An estimated 30% to 50% of the general population is affected by insomnia.  Insomnia is most often thought of as both a sign and a symptom that can accompany several sleep, medical and psychiatric disorders, characterized by persistent difficulty falling asleep and/or staying asleep or sleep of poor quality.

Opinions may differ when it comes to classifying insomnia, but generally it can be classified by the duration of the problem:

·       Transient insomnia – symptoms lasting less than one week

·       Short-term insomnia or Acute insomnia – symptoms between one to three weeks

·       Chronic insomnia –  lasts for longer than one month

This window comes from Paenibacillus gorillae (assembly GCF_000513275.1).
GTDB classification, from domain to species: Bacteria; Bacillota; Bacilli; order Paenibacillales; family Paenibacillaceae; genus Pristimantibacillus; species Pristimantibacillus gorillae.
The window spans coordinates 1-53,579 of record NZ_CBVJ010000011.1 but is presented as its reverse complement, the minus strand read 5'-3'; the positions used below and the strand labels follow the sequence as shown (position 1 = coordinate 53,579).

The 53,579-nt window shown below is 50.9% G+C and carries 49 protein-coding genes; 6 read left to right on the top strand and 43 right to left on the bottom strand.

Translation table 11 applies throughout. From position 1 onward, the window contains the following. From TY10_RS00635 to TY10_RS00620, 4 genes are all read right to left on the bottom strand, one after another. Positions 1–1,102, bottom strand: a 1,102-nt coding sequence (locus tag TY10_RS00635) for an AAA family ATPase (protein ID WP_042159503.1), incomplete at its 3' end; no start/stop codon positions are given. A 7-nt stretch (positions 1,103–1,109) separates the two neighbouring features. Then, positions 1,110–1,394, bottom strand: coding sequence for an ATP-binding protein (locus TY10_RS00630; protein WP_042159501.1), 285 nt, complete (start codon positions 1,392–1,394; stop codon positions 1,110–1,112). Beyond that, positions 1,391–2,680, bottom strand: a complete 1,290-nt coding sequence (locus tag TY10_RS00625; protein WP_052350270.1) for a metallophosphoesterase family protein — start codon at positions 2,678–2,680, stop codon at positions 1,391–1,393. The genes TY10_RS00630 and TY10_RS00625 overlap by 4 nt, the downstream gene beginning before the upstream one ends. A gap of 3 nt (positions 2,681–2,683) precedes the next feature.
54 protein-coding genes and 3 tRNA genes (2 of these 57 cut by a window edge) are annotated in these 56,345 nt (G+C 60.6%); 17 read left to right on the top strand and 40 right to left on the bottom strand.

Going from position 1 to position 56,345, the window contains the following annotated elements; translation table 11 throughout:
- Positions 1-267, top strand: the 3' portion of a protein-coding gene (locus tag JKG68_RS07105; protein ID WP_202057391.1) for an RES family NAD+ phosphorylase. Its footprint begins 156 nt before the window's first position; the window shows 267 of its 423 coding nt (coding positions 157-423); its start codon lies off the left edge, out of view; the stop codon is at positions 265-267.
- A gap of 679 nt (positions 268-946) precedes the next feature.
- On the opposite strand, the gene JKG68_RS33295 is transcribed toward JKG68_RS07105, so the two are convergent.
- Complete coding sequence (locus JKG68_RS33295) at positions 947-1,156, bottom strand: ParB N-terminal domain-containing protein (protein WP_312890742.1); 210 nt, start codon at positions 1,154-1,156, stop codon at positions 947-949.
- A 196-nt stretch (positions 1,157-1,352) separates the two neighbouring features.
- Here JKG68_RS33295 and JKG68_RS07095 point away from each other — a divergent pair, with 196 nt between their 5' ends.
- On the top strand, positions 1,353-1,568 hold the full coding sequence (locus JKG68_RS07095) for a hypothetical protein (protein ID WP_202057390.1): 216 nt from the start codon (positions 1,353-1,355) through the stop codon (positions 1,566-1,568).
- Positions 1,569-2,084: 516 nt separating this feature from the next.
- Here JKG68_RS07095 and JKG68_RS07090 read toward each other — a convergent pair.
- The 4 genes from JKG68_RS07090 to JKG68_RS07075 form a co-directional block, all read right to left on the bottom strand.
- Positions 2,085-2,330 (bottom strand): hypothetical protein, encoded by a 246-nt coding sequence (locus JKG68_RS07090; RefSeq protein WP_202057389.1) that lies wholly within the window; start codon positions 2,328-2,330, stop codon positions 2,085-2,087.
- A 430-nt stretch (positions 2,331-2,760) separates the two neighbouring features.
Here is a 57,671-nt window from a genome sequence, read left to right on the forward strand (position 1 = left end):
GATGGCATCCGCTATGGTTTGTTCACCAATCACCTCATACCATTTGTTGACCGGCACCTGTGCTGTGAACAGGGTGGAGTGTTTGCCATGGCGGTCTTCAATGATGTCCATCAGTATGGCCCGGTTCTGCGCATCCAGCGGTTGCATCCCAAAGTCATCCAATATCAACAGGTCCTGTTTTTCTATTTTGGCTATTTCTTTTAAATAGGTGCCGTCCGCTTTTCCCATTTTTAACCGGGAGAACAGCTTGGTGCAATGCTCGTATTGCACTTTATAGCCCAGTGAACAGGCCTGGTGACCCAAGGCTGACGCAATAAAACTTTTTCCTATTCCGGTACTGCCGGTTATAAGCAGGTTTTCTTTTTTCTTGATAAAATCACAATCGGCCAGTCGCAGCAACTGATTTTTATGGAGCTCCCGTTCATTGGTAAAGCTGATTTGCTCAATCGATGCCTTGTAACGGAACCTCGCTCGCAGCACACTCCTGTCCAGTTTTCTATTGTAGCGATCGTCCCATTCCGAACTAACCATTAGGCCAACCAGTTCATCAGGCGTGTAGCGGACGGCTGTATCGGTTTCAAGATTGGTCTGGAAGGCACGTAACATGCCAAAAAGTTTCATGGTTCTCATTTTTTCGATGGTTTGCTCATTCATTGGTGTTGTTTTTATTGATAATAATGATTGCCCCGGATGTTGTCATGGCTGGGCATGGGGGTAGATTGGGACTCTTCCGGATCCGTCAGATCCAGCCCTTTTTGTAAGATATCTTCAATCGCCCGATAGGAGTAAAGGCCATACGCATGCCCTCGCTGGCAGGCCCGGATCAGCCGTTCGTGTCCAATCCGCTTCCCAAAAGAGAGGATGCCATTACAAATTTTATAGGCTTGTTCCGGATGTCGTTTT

Insomnia is caused by many different things.  The most common causes are:

·       Alcohol

·       Depression

·       Stress

·       Caffeine

·       Anxiety

The most common symptoms are:

·       Difficulty falling asleep

·       Waking up several times during sleep

·       Not feeling refreshed when you wake up

·       Feeling tired during the day or falling asleep during the day

When medical treatment is sought, generally it will entail both non-pharmacologic and pharmacologic aspects.  Treatment should be tailored for the individual, based on the potential cause.   Studies show that combining medical and non-medical treatments are more successful in treating insomnia than either one alone.